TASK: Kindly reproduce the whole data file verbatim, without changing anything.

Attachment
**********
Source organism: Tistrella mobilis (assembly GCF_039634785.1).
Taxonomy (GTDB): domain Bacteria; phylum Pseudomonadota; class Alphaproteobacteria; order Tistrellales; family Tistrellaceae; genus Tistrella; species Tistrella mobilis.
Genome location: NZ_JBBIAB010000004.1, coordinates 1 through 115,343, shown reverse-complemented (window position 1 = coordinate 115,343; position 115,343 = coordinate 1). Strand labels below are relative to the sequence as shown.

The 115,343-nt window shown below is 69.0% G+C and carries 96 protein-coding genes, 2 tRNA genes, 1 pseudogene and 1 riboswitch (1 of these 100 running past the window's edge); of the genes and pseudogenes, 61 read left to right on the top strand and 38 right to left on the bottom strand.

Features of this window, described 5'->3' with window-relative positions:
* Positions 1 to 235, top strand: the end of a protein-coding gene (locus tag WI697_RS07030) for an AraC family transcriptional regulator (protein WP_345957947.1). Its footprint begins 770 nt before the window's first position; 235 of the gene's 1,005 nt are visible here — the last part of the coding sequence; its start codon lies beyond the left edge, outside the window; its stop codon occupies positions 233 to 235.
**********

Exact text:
Source organism: Tistrella mobilis (assembly GCF_039634785.1).
Taxonomy (GTDB): domain Bacteria; phylum Pseudomonadota; class Alphaproteobacteria; order Tistrellales; family Tistrellaceae; genus Tistrella; species Tistrella mobilis.
Genome location: NZ_JBBIAB010000004.1, coordinates 1 through 115,343, shown reverse-complemented (window position 1 = coordinate 115,343; position 115,343 = coordinate 1). Strand labels below are relative to the sequence as shown.

The 115,343-nt window shown below is 69.0% G+C and carries 96 protein-coding genes, 2 tRNA genes, 1 pseudogene and 1 riboswitch (1 of these 100 running past the window's edge); of the genes and pseudogenes, 61 read left to right on the top strand and 38 right to left on the bottom strand.

Features of this window, described 5'->3' with window-relative positions:
* Positions 1 to 235, top strand: the end of a protein-coding gene (locus tag WI697_RS07030) for an AraC family transcriptional regulator (protein WP_345957947.1). Its footprint begins 770 nt before the window's first position; 235 of the gene's 1,005 nt are visible here — the last part of the coding sequence; its start codon lies beyond the left edge, outside the window; its stop codon occupies positions 233 to 235.